[From the NYT]
While many services still primarily deliver video as an active stream over an internet connection, a few have begun to offer an “offline viewing” option that lets you temporarily (and legally) download movies to your device for those times when you do not have network access. For example, Amazon Prime and Prime Video members can download certain titles in the Prime video catalog, but the offline viewing period varies based on the movie or television show. The $10-a-month YouTube Red service has an offline-viewing mode, too.
Netflix is among the services that do not currently have temporary downloads that play without an internet connection. (The company’s chief executive has said an offline option is under consideration for the future, though.)
Third-party subscription services like PlayOn allow you to record streams from Netflix, Hulu and other video providers on a Windows PC to play later on a mobile device. While these types of “time-shifting” tools can be seen in the same legal light as recording a show with a VCR for personal viewing, using them usually violates your terms of service agreements with Netflix and the other companies.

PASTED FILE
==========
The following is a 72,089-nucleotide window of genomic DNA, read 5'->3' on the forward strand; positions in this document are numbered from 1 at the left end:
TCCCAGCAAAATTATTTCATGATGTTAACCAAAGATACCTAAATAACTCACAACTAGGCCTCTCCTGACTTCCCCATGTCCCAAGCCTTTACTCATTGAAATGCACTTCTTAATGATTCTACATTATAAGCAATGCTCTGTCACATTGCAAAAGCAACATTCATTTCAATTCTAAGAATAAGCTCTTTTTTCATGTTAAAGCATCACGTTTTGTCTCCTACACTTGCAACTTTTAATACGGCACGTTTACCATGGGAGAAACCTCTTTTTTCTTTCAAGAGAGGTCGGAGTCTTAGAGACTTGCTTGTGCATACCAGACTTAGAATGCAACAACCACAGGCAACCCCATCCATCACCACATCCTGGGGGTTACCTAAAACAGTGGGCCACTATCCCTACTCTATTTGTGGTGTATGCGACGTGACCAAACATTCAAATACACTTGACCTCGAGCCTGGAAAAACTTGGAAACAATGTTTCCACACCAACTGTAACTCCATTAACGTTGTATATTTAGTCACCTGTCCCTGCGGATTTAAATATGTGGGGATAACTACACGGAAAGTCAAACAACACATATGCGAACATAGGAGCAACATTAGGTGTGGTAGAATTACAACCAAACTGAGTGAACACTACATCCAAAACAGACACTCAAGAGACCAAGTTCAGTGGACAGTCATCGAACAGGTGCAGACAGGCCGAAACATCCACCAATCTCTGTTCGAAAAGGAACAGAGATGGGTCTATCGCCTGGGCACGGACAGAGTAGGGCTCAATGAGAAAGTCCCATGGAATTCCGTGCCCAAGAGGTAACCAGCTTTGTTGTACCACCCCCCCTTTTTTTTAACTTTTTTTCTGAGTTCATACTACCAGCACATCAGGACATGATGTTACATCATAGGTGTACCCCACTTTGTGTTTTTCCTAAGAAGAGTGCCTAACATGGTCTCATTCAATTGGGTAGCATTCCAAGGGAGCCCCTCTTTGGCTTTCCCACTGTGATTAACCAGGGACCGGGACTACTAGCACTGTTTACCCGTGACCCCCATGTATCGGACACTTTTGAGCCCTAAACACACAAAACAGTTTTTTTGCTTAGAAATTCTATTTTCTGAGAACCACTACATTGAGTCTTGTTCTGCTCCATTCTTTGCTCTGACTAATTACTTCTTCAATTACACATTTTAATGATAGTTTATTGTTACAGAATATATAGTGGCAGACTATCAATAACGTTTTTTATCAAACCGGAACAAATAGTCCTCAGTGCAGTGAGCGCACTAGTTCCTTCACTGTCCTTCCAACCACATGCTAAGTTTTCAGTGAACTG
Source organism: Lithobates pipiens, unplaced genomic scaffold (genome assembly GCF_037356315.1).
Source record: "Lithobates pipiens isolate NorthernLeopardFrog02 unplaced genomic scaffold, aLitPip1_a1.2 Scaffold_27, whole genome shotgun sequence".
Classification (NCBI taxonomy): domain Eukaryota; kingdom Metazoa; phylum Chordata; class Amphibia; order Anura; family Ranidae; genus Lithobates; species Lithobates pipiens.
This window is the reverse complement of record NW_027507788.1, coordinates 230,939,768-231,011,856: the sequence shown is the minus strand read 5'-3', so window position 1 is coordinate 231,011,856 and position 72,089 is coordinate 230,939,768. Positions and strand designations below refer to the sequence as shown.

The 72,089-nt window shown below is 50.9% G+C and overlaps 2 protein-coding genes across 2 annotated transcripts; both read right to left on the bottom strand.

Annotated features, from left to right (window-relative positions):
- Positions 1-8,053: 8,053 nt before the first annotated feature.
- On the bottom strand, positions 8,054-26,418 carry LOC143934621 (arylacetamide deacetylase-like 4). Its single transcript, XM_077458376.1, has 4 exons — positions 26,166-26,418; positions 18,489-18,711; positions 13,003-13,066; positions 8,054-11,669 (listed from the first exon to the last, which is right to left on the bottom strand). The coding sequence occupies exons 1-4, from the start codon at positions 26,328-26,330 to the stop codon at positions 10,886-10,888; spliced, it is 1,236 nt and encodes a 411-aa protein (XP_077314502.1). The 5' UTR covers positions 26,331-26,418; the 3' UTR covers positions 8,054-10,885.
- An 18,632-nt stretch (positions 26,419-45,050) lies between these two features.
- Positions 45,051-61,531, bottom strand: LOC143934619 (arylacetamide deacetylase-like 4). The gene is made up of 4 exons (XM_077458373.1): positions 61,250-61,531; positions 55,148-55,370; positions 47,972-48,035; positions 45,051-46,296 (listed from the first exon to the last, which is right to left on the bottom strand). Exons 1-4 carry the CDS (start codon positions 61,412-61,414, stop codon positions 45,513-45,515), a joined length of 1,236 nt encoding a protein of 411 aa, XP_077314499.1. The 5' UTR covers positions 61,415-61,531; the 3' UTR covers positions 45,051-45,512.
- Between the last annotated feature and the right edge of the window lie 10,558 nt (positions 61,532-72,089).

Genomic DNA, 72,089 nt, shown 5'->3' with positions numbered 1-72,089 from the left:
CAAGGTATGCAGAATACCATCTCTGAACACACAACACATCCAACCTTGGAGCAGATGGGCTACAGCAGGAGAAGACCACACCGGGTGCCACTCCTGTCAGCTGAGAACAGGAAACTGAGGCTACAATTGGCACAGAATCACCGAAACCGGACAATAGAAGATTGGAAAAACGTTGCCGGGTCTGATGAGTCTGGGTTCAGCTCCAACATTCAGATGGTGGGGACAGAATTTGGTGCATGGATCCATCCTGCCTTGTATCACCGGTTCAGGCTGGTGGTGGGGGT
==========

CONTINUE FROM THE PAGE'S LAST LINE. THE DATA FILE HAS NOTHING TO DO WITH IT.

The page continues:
If you are traveling and want fresh material on your mobile device to watch on the road, you can also rent videos from Amazon Video, the Google Playstore, Microsoft Movies & TV or Apple’s iTunes Store. Depending on the store and title, you can find full-length movies to rent for as little as 99 cents and you do not need an internet connection to watch them after you download the content to your mobile device before you go.